Effectiveness of the Birleson Depression Self-Rating Scale (DSRS) in screening for depression in vulnerable young males with severe emotional and behaviour difficulties in a residential setting

Colin Martin, Denise Carroll, Timothy Duffy

Research output: Contribution to journalArticle

Abstract

Depression in Looked After and Accommodated Children (LAAC) has been observed as being higher than in adolescents in the general population. The Birleson assessment instrument is frequently used to assess depression in young people. The focus of this paper is the evaluation of the effectiveness of the Birleson depression self-rating scale as an effective screening instrument for depression in adolescent males with emotional, behavioural, educational and social difficulties. One hundred and eighty-one participants from a Scottish residential centre (The Centre) for young males with severe emotional and behavioural difficulties participated in the study. The young people at the Centre consisted of 3 distinct groups: day pupils, residential and secure care (looked after and accommodated young people). As part of the admission process they completed the Birleson Depression Self-Rating Scale (DSRS) and also the standard professional approved Scottish LAAC health assessment. The analysis in this study showed that young people in secure care had a significantly higher level of depression than those in day care, as measured by the Birleson DSRS. Within the LAAC population at the Centre, a comparison of the Birleson DSRS detection rates for depression was made with findings from the standard health assessment. Prior to admission, 3% of the young people (n=6) at the centre had a previous clinical diagnosis of depression. The Birleson DSRS failed to identify 4 out of these 6 young people. The standard LAAC health assessment identified that 15% of LAAC (n=26) had current suicidal ideation/behaviours. Of the young people at the Centre who had current suicidal behaviours, the Birleson DSRS did not identify 27% of them. This raises concerns about the sensitivity of the Birleson DSRS to identify depression in this vulnerable population.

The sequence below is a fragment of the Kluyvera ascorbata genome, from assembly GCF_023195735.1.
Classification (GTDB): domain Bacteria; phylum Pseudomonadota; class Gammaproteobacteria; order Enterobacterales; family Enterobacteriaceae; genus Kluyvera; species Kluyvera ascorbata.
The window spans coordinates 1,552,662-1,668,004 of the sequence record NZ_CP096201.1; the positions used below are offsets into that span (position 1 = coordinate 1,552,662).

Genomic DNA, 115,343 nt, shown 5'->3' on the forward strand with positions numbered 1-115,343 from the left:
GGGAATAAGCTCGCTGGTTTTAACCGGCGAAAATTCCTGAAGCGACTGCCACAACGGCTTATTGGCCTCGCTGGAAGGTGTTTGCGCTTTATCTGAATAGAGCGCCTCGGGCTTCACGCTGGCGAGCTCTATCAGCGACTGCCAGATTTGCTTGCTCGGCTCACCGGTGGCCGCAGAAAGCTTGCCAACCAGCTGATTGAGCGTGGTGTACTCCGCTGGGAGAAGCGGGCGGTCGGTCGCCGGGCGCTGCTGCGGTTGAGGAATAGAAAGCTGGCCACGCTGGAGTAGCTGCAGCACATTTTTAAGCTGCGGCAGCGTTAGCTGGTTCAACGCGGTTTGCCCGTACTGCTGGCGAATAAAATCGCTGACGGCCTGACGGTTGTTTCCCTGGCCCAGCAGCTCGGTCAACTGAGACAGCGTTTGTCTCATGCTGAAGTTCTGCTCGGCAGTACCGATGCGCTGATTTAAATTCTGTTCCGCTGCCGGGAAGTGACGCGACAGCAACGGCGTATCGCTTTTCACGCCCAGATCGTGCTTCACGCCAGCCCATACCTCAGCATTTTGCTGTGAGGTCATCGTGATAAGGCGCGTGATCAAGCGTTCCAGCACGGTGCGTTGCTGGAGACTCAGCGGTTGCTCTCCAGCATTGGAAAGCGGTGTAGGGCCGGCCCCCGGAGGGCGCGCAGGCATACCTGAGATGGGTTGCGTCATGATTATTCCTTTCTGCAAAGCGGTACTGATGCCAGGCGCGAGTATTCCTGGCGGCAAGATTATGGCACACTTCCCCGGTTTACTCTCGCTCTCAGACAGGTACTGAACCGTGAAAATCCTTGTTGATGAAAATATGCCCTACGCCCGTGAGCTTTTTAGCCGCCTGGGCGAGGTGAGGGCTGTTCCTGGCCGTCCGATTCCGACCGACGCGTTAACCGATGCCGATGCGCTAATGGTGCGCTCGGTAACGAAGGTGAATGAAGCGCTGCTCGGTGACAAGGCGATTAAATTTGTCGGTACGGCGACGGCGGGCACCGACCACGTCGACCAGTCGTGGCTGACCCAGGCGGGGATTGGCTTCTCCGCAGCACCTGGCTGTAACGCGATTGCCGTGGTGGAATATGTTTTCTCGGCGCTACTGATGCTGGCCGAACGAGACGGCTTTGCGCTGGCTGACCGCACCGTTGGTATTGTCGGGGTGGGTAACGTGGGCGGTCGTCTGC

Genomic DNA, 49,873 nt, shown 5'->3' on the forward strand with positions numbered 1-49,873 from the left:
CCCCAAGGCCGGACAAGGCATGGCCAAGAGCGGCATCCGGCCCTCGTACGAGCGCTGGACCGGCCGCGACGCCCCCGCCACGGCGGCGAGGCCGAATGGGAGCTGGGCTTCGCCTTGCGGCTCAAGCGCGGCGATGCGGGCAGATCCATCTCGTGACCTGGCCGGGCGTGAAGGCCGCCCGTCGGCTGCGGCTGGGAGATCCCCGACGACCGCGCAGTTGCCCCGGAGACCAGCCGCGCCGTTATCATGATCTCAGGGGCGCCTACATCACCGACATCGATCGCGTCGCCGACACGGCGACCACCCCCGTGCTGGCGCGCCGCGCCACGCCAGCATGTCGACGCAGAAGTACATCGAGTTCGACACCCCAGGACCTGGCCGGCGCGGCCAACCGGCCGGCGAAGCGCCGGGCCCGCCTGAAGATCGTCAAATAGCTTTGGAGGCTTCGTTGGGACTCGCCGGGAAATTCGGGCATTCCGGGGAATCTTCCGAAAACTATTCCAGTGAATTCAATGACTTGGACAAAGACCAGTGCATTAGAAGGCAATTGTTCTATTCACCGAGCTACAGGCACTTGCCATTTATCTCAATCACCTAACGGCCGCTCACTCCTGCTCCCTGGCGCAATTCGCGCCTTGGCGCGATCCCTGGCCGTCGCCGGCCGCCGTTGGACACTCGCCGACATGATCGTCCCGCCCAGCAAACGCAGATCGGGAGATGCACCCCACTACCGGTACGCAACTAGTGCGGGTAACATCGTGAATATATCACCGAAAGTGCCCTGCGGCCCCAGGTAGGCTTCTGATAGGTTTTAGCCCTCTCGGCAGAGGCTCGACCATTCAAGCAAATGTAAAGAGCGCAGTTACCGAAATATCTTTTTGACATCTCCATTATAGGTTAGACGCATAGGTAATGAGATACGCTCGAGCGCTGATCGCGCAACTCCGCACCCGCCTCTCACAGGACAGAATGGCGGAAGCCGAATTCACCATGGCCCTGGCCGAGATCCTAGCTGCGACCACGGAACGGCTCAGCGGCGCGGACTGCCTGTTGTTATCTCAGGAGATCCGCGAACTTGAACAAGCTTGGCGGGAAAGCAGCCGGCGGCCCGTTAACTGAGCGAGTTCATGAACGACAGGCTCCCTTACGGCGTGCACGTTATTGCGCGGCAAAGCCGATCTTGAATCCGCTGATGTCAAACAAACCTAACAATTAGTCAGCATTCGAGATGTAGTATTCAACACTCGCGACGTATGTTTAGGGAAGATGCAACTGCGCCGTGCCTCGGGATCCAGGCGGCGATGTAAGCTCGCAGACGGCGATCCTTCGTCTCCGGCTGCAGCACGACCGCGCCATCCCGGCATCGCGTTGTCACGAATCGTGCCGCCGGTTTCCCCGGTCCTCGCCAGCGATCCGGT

Original languageEnglish
Pages (from-to)314-319
Number of pages6
JournalEuropean Journal for Person Centred Healthcare
Volume2
Issue number3
DOIs
Publication statusPublished - 2014

Keywords

  • behavioural difficulties
  • Birleson Depression Self-Rating Scale (DSRS)
  • depression
  • depression screening
  • Looked After and Accomodated Children (LAAC)
  • patient-centered care
  • person-centered psychiatry
  • residential setting

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